Norwegian ‘peace evaluation’ delayed


 By Shamindra Ferdinando

Norway seems to be reluctant to make public a costly evaluation of its unsuccessful peace efforts in Sri Lanka.

 Although Norway initially planned to unveil the final report in the first week of April 2011, ahead of UNSG Ban Ki-moon’s unsubstantiated ‘war crimes’ report, an influential section in the Norwegian government is concerned about the outcome.

 Sources told The Island that in view of a spate of revelations made by WikiLeaks with regard to the Norwegian-led peace process since February 2002 the interested parties would not be able to manipulate the Norwegian evaluation. The Norwegian government may not want the report to cause further embarrassment to its allies by exposing sharp discrepancies in the UNSG’s report.

 Last Friday’s massacre carried out by 32-year-old Anders Behring Breivik, son of a retired Norwegian diplomat couldn’t have come at a worse time for those behind the peace evaluation. International news agencies quoted Norwegian authorities as having said that the assassin’s primary grouse had been the failure on the part of Europe to tackle illegal migration.

Norway in supporting the LTTEwent to the extent of providing secret passage to wanted Sri Lankans to reach Norway.

 The Norwegian report is expected to shed light on some key issues, including the LTTE walking away from the negotiating table during Ranil Wickremesinghe’s tenure as the Prime Minister, assassination of the then Foreign Minister Lakshman Kadirgamar and an attempt to save the lives of top LTTE commanders and their families.

Discrepancies between the Norwegian report and the UNSG’s panel on the final phase of the war on the Vanni east front could place those targeting Sri Lanka on the human rights front in an embarrassing position, sources said.

 Christian Michelsen Institute (CMI) based in Bergen, a major recipient of Norwegian funds, led the evaluation of four separate peace efforts by Norway from 1997 to 2009. A nine-member evaluation team comprised CMI’s Gunnar Sorbo, Jonathan Goodhand of the School of Oriental and African Studies (SOAS) in London and seven others, including four Sri Lankans. The identities of all members are not yet known. SOAS is part of London University (UK).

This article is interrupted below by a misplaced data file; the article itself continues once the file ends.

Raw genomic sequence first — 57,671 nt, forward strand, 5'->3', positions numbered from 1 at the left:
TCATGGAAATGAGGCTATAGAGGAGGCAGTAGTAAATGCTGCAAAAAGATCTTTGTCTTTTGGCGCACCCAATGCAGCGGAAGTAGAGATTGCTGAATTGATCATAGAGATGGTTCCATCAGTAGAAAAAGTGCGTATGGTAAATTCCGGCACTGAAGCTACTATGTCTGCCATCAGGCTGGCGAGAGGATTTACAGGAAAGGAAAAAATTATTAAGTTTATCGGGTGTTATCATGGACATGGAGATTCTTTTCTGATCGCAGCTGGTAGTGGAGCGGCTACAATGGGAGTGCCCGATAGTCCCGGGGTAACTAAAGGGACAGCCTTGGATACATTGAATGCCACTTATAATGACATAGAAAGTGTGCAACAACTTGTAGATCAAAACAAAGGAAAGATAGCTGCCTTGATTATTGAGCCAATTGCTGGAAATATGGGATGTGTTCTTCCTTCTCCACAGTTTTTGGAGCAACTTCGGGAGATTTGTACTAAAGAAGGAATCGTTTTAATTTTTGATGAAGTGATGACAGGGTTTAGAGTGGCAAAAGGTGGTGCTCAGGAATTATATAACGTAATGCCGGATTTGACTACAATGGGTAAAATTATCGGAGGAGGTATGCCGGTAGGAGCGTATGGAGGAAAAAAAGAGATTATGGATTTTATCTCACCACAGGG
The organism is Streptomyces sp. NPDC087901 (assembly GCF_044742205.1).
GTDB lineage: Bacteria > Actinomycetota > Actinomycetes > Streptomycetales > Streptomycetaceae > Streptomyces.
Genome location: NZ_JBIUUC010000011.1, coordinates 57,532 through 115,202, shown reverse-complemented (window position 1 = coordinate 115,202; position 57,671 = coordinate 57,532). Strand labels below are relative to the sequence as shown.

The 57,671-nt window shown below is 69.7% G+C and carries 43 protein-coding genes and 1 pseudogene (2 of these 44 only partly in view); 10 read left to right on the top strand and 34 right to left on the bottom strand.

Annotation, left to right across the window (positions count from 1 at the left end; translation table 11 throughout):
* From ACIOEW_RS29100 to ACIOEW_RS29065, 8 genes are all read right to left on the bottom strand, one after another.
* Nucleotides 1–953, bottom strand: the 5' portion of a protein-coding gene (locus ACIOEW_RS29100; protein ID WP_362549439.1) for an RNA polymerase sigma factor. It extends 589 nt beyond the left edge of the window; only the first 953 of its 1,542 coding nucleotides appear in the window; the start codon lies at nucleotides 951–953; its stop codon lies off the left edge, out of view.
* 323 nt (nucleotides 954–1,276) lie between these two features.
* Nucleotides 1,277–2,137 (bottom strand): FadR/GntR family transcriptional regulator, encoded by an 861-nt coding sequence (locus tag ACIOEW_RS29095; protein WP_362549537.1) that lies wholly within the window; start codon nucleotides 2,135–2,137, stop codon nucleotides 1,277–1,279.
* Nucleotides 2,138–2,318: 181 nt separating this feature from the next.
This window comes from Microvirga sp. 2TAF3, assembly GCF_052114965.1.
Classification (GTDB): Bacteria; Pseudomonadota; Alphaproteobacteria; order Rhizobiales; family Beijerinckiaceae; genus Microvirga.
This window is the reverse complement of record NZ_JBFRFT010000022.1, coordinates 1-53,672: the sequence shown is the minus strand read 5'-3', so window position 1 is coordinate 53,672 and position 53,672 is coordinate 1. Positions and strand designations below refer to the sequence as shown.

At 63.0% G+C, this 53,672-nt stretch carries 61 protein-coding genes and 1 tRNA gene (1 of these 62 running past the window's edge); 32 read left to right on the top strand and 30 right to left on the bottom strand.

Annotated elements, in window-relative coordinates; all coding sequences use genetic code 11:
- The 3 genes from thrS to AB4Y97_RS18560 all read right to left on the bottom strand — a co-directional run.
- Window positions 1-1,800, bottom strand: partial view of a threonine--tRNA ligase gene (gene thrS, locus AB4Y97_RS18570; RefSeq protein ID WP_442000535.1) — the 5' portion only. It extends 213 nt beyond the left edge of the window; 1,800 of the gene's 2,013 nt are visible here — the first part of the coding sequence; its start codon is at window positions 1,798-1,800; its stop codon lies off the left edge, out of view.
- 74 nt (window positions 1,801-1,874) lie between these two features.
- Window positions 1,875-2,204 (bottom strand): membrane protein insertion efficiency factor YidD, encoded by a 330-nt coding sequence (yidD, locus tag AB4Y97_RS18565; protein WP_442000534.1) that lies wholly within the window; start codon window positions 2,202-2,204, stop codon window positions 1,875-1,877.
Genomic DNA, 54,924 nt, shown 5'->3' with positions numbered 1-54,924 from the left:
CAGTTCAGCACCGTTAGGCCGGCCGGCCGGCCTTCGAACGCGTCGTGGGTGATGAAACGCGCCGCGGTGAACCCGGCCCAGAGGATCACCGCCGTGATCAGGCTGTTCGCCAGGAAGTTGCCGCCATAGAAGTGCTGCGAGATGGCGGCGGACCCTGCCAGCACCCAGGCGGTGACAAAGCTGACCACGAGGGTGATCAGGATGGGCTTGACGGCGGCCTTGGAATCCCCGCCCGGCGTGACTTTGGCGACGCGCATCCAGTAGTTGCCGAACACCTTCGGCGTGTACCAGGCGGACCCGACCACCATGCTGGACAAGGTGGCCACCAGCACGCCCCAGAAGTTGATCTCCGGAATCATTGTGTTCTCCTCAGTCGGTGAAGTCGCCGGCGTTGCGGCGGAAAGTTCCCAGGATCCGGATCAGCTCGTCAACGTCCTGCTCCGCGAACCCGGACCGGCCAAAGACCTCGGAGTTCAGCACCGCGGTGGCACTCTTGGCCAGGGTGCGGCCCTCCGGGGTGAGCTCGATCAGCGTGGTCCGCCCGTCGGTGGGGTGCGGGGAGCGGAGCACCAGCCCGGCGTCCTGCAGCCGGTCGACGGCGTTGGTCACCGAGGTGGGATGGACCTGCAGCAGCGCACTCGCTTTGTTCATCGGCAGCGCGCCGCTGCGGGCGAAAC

The joint bid by the CMI and SOAS was chosen out of six international ones.

The CMI receives funding through Research Council of Norway (NFR), which in turn is funded by the Norwegian Foreign Affairs Ministry and the Norwegian Ministry of Education and Research.

Gunnar M. Sorbo, who had held several positions in several Norwegian institutions, including NFR and the Agency for International Development now heads the CMI.

The evaluating team interviewed European, US and Indian officials and Sri Lankans. Although the Sri Lankan government declined to assist in the Norwegian inquiry, the then Prime Minister Ranil Wickremesinghe met Sorbo in Oslo several months ago.

Much as all four Norwegian attempts were inter-connected, the focus of the evaluation was on the third bid (2002 to 2006) supported by the "Tokyo Co-Chairs", comprising the US, EU, Japan and Norway.

According to the tender document calling for the evaluation of the Norwegian role, the total Norwegian development cooperation with Sri Lanka amounted to approximately NOK 2. 5 billion from 1997 – 2009. Out of this, approximately NOK 100 million was allocated to activities aimed at directly supporting the peace process, including the Sri Lanka Monitoring Mission (SLMM) and the peace secretariats of the parties, meaning the LTTE received a substantial amount of funds.

The Norwegians have divided their engagement here into four phases: 1997-1999, 1999-2002, 2002- 2006 and 2006-2009.

According to the Norwegian tender document, in the first phase, from 1997 to 1999, an agreement was made between the Norwegian and the Sri Lankan government that Norwegian development cooperation should support a negotiated solution to the conflict. Norway had quiet contact with the parties to the conflict.

In the second phase, from 1999 to 2002, the LTTE and the Sri Lankan government requested Norway to be the facilitator. A ceasefire agreement was negotiated. The Nordic civilian monitoring group, the Sri Lanka Monitoring Mission (SLMM), was established under Norwegian leadership.

In the third phase, from 2002 to 2006, Norway was the facilitator between the parties in six rounds of negotiations, which among others resulted in the parties agreeing to explore a federal solution within a united Sri Lanka.

In the fourth phase, from 2006 to 2009, the escalation of the war put an end to an active Norwegian facilitator role.

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